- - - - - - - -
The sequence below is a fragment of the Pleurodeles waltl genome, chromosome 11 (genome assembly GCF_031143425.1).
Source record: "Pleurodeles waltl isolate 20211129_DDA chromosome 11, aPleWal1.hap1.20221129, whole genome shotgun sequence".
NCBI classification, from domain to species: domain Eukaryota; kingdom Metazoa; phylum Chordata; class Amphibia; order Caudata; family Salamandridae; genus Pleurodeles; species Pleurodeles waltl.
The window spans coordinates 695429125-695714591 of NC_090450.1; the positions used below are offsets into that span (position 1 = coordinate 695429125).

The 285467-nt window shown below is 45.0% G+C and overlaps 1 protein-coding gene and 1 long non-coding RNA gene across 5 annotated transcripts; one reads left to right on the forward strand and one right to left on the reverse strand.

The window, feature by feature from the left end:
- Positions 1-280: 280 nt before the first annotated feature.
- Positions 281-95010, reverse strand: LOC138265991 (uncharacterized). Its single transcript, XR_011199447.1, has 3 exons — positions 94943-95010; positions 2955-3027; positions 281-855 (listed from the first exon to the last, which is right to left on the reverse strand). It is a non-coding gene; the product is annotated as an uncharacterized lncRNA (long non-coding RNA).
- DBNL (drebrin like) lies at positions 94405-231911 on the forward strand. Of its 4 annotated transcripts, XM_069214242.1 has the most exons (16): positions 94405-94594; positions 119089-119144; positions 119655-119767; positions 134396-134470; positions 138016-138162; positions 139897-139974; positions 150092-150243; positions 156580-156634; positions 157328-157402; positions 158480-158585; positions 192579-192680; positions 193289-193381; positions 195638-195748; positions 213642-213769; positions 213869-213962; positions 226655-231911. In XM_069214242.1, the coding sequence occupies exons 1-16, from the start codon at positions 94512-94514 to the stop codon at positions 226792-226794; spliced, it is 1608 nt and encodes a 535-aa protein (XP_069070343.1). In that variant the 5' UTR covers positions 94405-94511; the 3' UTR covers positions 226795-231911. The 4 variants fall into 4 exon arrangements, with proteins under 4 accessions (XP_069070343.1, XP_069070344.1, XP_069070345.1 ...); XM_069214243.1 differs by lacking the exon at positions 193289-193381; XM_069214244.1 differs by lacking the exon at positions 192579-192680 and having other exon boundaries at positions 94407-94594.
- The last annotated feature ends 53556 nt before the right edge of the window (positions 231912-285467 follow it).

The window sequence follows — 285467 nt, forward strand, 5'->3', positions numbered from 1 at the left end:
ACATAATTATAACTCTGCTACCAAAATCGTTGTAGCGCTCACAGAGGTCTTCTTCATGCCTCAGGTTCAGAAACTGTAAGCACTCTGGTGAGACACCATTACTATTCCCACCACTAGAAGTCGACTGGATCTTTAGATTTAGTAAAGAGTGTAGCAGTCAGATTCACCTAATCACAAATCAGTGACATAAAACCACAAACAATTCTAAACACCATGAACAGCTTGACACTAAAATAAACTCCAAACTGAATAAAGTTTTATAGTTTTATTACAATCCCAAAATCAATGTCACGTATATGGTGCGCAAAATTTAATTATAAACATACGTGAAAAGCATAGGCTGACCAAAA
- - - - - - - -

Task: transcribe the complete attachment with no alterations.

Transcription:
The sequence below is a fragment of the Pleurodeles waltl genome, chromosome 11 (genome assembly GCF_031143425.1).
Source record: "Pleurodeles waltl isolate 20211129_DDA chromosome 11, aPleWal1.hap1.20221129, whole genome shotgun sequence".
NCBI classification, from domain to species: domain Eukaryota; kingdom Metazoa; phylum Chordata; class Amphibia; order Caudata; family Salamandridae; genus Pleurodeles; species Pleurodeles waltl.
The window spans coordinates 695429125-695714591 of NC_090450.1; the positions used below are offsets into that span (position 1 = coordinate 695429125).

The 285467-nt window shown below is 45.0% G+C and overlaps 1 protein-coding gene and 1 long non-coding RNA gene across 5 annotated transcripts; one reads left to right on the forward strand and one right to left on the reverse strand.

The window, feature by feature from the left end:
- Positions 1-280: 280 nt before the first annotated feature.
- Positions 281-95010, reverse strand: LOC138265991 (uncharacterized). Its single transcript, XR_011199447.1, has 3 exons — positions 94943-95010; positions 2955-3027; positions 281-855 (listed from the first exon to the last, which is right to left on the reverse strand). It is a non-coding gene; the product is annotated as an uncharacterized lncRNA (long non-coding RNA).
- DBNL (drebrin like) lies at positions 94405-231911 on the forward strand. Of its 4 annotated transcripts, XM_069214242.1 has the most exons (16): positions 94405-94594; positions 119089-119144; positions 119655-119767; positions 134396-134470; positions 138016-138162; positions 139897-139974; positions 150092-150243; positions 156580-156634; positions 157328-157402; positions 158480-158585; positions 192579-192680; positions 193289-193381; positions 195638-195748; positions 213642-213769; positions 213869-213962; positions 226655-231911. In XM_069214242.1, the coding sequence occupies exons 1-16, from the start codon at positions 94512-94514 to the stop codon at positions 226792-226794; spliced, it is 1608 nt and encodes a 535-aa protein (XP_069070343.1). In that variant the 5' UTR covers positions 94405-94511; the 3' UTR covers positions 226795-231911. The 4 variants fall into 4 exon arrangements, with proteins under 4 accessions (XP_069070343.1, XP_069070344.1, XP_069070345.1 ...); XM_069214243.1 differs by lacking the exon at positions 193289-193381; XM_069214244.1 differs by lacking the exon at positions 192579-192680 and having other exon boundaries at positions 94407-94594.
- The last annotated feature ends 53556 nt before the right edge of the window (positions 231912-285467 follow it).

The window sequence follows — 285467 nt, forward strand, 5'->3', positions numbered from 1 at the left end:
ACATAATTATAACTCTGCTACCAAAATCGTTGTAGCGCTCACAGAGGTCTTCTTCATGCCTCAGGTTCAGAAACTGTAAGCACTCTGGTGAGACACCATTACTATTCCCACCACTAGAAGTCGACTGGATCTTTAGATTTAGTAAAGAGTGTAGCAGTCAGATTCACCTAATCACAAATCAGTGACATAAAACCACAAACAATTCTAAACACCATGAACAGCTTGACACTAAAATAAACTCCAAACTGAATAAAGTTTTATAGTTTTATTACAATCCCAAAATCAATGTCACGTATATGGTGCGCAAAATTTAATTATAAACATACGTGAAAAGCATAGGCTGACCAAAA